February 8, 2023

CNN Poll: Warnock has narrow edge over Walker in final undecided Senate race


In A final undecided Senate race In 2022, the Democratic Senate. Georgia’s Raphael Warnock has a narrow lead over Republican Herschel Walker in Tuesday’s runoff election. A new CNN poll conducted by SSRS.

The poll shows Walker faces widespread questions about his integrity and suffers from a negative favorability rating, while nearly half of his supporters say they vote more against Warnock than for Walker. Voters’ modestly positive views of Warnock and a solid base of supporters appear to embolden the incumbent in the new poll.

Overall, 52% of voters say they plan to support Warnock in Tuesday’s runoff, while 48% say they will choose Walker. Partisans on both sides are deeply entrenched, with nearly all Democrats (99%) behind Warnock and 95% of Republicans backing Walker. Independents were outvoted 61% to 36% in favor of Warnock, but a relatively small turnout of 17% compared to 24% in a CNN exit poll in the first round of the race last month. (Warnock Finished short in front (to avoid a runoff without Walker’s majority in November.)

White voters are broadly behind Walker ahead of Tuesday’s election: 69% back him in a new poll, 30% back Warnock, while black voters who can vote next week are unanimous in their support for the Democrats (96% Warnock). 3% up to Walker). Those divisions resemble the racial divide in the 2021 runoff During this Warnock won his place early on, 93% of black voters supported him, while 71% of white voters supported his Republican opponent, Chen. Kelly Loeffler, according to CNN’s exit poll.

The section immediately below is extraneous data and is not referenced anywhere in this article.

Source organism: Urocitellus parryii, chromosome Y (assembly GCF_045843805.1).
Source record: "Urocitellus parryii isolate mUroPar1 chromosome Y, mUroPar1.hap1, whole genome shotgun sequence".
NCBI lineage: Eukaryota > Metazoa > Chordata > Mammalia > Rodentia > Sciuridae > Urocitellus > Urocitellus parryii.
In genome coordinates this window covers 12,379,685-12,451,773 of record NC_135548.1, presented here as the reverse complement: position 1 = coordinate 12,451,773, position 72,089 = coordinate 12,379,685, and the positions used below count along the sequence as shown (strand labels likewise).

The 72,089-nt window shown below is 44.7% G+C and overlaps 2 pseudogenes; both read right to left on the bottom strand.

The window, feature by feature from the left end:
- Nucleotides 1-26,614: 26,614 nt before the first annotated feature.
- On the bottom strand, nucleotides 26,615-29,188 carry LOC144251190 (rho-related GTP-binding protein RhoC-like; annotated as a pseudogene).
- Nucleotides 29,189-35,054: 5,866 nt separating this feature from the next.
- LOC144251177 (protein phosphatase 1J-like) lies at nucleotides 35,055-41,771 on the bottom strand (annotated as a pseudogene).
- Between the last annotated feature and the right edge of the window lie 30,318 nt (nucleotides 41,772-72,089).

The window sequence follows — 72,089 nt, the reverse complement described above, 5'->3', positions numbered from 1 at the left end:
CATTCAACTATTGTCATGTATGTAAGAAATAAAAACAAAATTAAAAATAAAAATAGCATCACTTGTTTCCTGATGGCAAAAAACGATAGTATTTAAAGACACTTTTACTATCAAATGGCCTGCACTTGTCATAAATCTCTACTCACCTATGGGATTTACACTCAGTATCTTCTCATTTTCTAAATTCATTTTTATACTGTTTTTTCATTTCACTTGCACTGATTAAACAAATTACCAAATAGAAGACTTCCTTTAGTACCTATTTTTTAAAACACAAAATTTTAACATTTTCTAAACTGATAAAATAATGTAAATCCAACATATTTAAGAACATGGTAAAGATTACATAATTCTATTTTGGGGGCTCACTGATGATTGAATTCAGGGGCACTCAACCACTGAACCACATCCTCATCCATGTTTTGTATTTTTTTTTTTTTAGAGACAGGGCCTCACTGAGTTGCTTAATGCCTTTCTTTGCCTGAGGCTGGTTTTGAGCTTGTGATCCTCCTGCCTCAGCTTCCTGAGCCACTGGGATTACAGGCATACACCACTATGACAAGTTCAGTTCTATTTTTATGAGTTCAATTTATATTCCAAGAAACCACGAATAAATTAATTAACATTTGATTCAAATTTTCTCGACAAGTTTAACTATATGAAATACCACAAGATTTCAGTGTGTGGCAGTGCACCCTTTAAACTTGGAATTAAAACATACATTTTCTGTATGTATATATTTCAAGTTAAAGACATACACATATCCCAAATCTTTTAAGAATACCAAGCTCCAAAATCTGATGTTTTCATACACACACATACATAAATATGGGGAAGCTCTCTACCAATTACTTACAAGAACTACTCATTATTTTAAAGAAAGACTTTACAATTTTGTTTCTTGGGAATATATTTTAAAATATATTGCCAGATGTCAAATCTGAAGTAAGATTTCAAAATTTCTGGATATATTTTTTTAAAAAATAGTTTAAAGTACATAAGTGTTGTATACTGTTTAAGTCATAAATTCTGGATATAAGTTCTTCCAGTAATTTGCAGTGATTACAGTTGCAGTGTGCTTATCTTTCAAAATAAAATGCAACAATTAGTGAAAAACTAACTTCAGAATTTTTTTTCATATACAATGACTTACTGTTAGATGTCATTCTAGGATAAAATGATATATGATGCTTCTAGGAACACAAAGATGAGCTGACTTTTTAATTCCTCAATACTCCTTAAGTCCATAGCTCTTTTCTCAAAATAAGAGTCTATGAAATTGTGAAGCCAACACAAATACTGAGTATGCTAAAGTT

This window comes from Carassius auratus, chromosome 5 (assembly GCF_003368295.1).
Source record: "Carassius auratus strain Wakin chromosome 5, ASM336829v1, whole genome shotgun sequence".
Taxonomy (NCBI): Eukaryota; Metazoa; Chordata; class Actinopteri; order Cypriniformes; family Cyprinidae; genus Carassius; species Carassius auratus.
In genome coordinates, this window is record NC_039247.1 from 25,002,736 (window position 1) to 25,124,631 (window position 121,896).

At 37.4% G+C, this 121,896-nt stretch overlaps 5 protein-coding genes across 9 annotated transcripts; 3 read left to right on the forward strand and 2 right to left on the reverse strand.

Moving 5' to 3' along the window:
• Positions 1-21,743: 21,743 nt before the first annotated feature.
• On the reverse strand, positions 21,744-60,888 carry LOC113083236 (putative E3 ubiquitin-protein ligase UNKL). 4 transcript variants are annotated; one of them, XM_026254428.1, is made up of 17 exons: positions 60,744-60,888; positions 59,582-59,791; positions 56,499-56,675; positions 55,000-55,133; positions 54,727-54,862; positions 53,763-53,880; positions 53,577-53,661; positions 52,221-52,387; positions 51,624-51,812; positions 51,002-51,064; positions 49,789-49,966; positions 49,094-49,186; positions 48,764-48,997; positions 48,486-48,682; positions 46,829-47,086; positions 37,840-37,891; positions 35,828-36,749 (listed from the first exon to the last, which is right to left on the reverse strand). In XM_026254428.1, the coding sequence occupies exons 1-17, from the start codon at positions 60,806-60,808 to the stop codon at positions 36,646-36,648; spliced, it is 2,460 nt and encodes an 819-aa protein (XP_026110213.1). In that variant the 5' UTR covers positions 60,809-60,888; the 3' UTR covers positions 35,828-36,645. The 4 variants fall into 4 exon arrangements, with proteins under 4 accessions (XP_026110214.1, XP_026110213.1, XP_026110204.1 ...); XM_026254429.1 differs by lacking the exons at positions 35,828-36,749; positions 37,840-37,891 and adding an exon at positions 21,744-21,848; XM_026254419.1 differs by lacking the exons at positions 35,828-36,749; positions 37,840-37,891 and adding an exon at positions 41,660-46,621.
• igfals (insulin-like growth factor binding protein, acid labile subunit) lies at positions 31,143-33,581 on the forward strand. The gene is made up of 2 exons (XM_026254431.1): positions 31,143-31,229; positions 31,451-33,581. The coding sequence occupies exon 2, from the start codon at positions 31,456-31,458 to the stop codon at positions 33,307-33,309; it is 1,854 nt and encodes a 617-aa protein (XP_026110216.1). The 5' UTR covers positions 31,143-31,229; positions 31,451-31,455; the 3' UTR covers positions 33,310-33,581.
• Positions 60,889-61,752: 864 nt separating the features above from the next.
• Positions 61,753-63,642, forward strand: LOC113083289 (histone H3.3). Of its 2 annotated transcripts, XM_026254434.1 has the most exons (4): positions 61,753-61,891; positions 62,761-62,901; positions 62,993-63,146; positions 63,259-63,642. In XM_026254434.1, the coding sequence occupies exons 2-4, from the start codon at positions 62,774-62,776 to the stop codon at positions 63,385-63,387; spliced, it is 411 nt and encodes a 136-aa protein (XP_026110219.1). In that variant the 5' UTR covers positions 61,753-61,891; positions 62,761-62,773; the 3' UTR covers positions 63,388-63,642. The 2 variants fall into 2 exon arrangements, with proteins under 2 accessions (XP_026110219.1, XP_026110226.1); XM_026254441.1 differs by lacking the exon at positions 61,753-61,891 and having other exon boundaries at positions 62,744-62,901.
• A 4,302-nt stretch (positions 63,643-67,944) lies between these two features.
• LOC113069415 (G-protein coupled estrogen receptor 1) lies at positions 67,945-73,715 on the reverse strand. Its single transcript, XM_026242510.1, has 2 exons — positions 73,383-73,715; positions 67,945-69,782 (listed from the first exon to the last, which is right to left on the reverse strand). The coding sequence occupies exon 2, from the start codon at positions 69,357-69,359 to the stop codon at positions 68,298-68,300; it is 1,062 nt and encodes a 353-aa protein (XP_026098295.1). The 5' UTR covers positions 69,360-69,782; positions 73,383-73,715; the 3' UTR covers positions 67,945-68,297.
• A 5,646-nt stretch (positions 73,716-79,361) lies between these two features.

There is a big age gap in the upcoming race, with voters under 35 behind Warnock (74% to 25%), while those 65 and over break in Walker’s favor by 26 points (63% to 37%). Younger white voters are more closely divided than older white voters (52% of white voters under 45 say they support Walker to 48% for Warnock, while 75% of white voters 45 or older say they support Walker). Support for Warnock is similar among younger and older black voters.

White voters without college degrees are heavily behind Walker — 83% favor him — while white voters with four-year degrees are closely split, 51% for Walker to 47% for Warnock. White women with degrees lean toward Warnock (53% Warnock to 44% for Walker), while white men with degrees break in favor of Walker (58% Walker to 42% Warnock).